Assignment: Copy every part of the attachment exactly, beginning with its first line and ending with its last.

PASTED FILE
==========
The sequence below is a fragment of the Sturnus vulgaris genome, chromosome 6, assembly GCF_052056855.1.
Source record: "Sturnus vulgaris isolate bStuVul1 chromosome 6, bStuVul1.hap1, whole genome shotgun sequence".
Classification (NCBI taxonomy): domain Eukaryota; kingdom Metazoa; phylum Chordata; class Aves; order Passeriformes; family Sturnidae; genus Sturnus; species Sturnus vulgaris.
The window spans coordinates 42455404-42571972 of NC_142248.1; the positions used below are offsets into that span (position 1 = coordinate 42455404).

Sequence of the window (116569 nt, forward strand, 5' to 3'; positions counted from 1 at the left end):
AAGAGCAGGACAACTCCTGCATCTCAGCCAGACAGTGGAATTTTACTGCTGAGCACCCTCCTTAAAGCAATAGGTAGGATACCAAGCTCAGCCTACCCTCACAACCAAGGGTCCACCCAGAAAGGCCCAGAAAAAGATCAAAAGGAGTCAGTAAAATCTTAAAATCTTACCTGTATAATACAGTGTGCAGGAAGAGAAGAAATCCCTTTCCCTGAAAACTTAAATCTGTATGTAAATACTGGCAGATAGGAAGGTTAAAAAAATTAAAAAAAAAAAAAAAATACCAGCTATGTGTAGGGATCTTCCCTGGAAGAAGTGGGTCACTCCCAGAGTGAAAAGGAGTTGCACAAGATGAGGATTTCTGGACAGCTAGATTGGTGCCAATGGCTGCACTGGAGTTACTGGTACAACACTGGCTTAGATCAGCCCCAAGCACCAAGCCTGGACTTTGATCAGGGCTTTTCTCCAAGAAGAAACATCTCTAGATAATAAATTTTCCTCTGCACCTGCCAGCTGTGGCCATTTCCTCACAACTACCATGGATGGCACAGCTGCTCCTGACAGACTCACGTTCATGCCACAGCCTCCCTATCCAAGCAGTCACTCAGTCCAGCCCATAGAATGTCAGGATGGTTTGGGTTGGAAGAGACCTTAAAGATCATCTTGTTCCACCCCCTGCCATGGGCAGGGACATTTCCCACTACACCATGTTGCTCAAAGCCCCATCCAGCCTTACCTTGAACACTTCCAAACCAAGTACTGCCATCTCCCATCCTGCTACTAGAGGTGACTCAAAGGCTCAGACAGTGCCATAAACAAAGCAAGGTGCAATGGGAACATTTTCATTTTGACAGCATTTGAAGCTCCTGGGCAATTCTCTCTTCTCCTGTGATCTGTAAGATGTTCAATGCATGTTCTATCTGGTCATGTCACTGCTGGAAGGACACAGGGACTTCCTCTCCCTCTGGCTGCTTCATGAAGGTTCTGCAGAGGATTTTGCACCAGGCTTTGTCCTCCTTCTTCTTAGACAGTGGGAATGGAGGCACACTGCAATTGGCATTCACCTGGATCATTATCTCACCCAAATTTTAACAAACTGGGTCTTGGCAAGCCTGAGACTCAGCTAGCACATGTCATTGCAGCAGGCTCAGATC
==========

The sequence below is a fragment of the Sturnus vulgaris genome, chromosome 6, assembly GCF_052056855.1.
Source record: "Sturnus vulgaris isolate bStuVul1 chromosome 6, bStuVul1.hap1, whole genome shotgun sequence".
Classification (NCBI taxonomy): domain Eukaryota; kingdom Metazoa; phylum Chordata; class Aves; order Passeriformes; family Sturnidae; genus Sturnus; species Sturnus vulgaris.
The window spans coordinates 42455404-42571972 of NC_142248.1; the positions used below are offsets into that span (position 1 = coordinate 42455404).

Sequence of the window (116569 nt, forward strand, 5' to 3'; positions counted from 1 at the left end):
AAGAGCAGGACAACTCCTGCATCTCAGCCAGACAGTGGAATTTTACTGCTGAGCACCCTCCTTAAAGCAATAGGTAGGATACCAAGCTCAGCCTACCCTCACAACCAAGGGTCCACCCAGAAAGGCCCAGAAAAAGATCAAAAGGAGTCAGTAAAATCTTAAAATCTTACCTGTATAATACAGTGTGCAGGAAGAGAAGAAATCCCTTTCCCTGAAAACTTAAATCTGTATGTAAATACTGGCAGATAGGAAGGTTAAAAAAATTAAAAAAAAAAAAAAAATACCAGCTATGTGTAGGGATCTTCCCTGGAAGAAGTGGGTCACTCCCAGAGTGAAAAGGAGTTGCACAAGATGAGGATTTCTGGACAGCTAGATTGGTGCCAATGGCTGCACTGGAGTTACTGGTACAACACTGGCTTAGATCAGCCCCAAGCACCAAGCCTGGACTTTGATCAGGGCTTTTCTCCAAGAAGAAACATCTCTAGATAATAAATTTTCCTCTGCACCTGCCAGCTGTGGCCATTTCCTCACAACTACCATGGATGGCACAGCTGCTCCTGACAGACTCACGTTCATGCCACAGCCTCCCTATCCAAGCAGTCACTCAGTCCAGCCCATAGAATGTCAGGATGGTTTGGGTTGGAAGAGACCTTAAAGATCATCTTGTTCCACCCCCTGCCATGGGCAGGGACATTTCCCACTACACCATGTTGCTCAAAGCCCCATCCAGCCTTACCTTGAACACTTCCAAACCAAGTACTGCCATCTCCCATCCTGCTACTAGAGGTGACTCAAAGGCTCAGACAGTGCCATAAACAAAGCAAGGTGCAATGGGAACATTTTCATTTTGACAGCATTTGAAGCTCCTGGGCAATTCTCTCTTCTCCTGTGATCTGTAAGATGTTCAATGCATGTTCTATCTGGTCATGTCACTGCTGGAAGGACACAGGGACTTCCTCTCCCTCTGGCTGCTTCATGAAGGTTCTGCAGAGGATTTTGCACCAGGCTTTGTCCTCCTTCTTCTTAGACAGTGGGAATGGAGGCACACTGCAATTGGCATTCACCTGGATCATTATCTCACCCAAATTTTAACAAACTGGGTCTTGGCAAGCCTGAGACTCAGCTAGCACATGTCATTGCAGCAGGCTCAGATC